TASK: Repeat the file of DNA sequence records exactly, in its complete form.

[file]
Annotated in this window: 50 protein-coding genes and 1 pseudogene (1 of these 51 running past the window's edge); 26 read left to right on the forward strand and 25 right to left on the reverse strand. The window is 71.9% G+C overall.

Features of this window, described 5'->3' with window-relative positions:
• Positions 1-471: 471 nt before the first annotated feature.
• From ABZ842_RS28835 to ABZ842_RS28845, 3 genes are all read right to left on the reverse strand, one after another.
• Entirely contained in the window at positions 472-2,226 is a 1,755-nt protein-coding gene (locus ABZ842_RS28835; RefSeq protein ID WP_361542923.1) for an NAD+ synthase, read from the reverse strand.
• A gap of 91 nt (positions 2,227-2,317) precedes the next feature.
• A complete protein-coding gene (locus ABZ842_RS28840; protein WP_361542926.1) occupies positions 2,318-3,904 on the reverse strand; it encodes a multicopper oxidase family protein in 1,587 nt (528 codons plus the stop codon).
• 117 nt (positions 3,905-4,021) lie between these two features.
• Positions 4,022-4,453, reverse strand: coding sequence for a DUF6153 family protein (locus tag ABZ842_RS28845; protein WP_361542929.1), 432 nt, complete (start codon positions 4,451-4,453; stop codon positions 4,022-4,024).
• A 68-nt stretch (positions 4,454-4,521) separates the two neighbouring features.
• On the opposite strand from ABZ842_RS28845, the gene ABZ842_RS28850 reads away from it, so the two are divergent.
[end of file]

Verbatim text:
Annotated in this window: 50 protein-coding genes and 1 pseudogene (1 of these 51 running past the window's edge); 26 read left to right on the forward strand and 25 right to left on the reverse strand. The window is 71.9% G+C overall.

Features of this window, described 5'->3' with window-relative positions:
• Positions 1-471: 471 nt before the first annotated feature.
• From ABZ842_RS28835 to ABZ842_RS28845, 3 genes are all read right to left on the reverse strand, one after another.
• Entirely contained in the window at positions 472-2,226 is a 1,755-nt protein-coding gene (locus ABZ842_RS28835; RefSeq protein ID WP_361542923.1) for an NAD+ synthase, read from the reverse strand.
• A gap of 91 nt (positions 2,227-2,317) precedes the next feature.
• A complete protein-coding gene (locus ABZ842_RS28840; protein WP_361542926.1) occupies positions 2,318-3,904 on the reverse strand; it encodes a multicopper oxidase family protein in 1,587 nt (528 codons plus the stop codon).
• 117 nt (positions 3,905-4,021) lie between these two features.
• Positions 4,022-4,453, reverse strand: coding sequence for a DUF6153 family protein (locus tag ABZ842_RS28845; protein WP_361542929.1), 432 nt, complete (start codon positions 4,451-4,453; stop codon positions 4,022-4,024).
• A 68-nt stretch (positions 4,454-4,521) separates the two neighbouring features.
• On the opposite strand from ABZ842_RS28845, the gene ABZ842_RS28850 reads away from it, so the two are divergent.